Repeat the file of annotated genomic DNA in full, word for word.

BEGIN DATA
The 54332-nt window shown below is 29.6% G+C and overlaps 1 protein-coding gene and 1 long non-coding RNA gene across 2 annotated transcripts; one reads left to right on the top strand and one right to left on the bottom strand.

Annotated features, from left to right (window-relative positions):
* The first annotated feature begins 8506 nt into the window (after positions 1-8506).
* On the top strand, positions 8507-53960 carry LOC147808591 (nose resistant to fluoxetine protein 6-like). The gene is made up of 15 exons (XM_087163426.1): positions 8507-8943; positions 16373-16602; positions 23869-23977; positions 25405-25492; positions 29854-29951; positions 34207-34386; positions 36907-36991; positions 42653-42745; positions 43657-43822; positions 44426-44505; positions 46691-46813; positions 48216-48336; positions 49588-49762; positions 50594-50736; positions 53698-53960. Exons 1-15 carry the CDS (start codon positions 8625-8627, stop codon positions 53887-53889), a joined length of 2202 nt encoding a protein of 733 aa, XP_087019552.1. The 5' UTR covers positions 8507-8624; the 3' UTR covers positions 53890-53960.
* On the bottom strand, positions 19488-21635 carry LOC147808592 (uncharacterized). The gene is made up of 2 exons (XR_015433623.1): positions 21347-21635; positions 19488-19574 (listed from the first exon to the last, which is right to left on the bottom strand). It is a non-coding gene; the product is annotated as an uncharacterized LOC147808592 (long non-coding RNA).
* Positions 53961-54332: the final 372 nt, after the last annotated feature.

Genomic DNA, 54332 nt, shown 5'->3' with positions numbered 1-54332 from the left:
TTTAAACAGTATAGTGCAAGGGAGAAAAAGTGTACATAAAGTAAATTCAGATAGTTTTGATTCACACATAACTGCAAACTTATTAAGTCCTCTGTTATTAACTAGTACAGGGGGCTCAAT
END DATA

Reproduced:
The 54332-nt window shown below is 29.6% G+C and overlaps 1 protein-coding gene and 1 long non-coding RNA gene across 2 annotated transcripts; one reads left to right on the top strand and one right to left on the bottom strand.

Annotated features, from left to right (window-relative positions):
* The first annotated feature begins 8506 nt into the window (after positions 1-8506).
* On the top strand, positions 8507-53960 carry LOC147808591 (nose resistant to fluoxetine protein 6-like). The gene is made up of 15 exons (XM_087163426.1): positions 8507-8943; positions 16373-16602; positions 23869-23977; positions 25405-25492; positions 29854-29951; positions 34207-34386; positions 36907-36991; positions 42653-42745; positions 43657-43822; positions 44426-44505; positions 46691-46813; positions 48216-48336; positions 49588-49762; positions 50594-50736; positions 53698-53960. Exons 1-15 carry the CDS (start codon positions 8625-8627, stop codon positions 53887-53889), a joined length of 2202 nt encoding a protein of 733 aa, XP_087019552.1. The 5' UTR covers positions 8507-8624; the 3' UTR covers positions 53890-53960.
* On the bottom strand, positions 19488-21635 carry LOC147808592 (uncharacterized). The gene is made up of 2 exons (XR_015433623.1): positions 21347-21635; positions 19488-19574 (listed from the first exon to the last, which is right to left on the bottom strand). It is a non-coding gene; the product is annotated as an uncharacterized LOC147808592 (long non-coding RNA).
* Positions 53961-54332: the final 372 nt, after the last annotated feature.

Genomic DNA, 54332 nt, shown 5'->3' with positions numbered 1-54332 from the left:
TTTAAACAGTATAGTGCAAGGGAGAAAAAGTGTACATAAAGTAAATTCAGATAGTTTTGATTCACACATAACTGCAAACTTATTAAGTCCTCTGTTATTAACTAGTACAGGGGGCTCAAT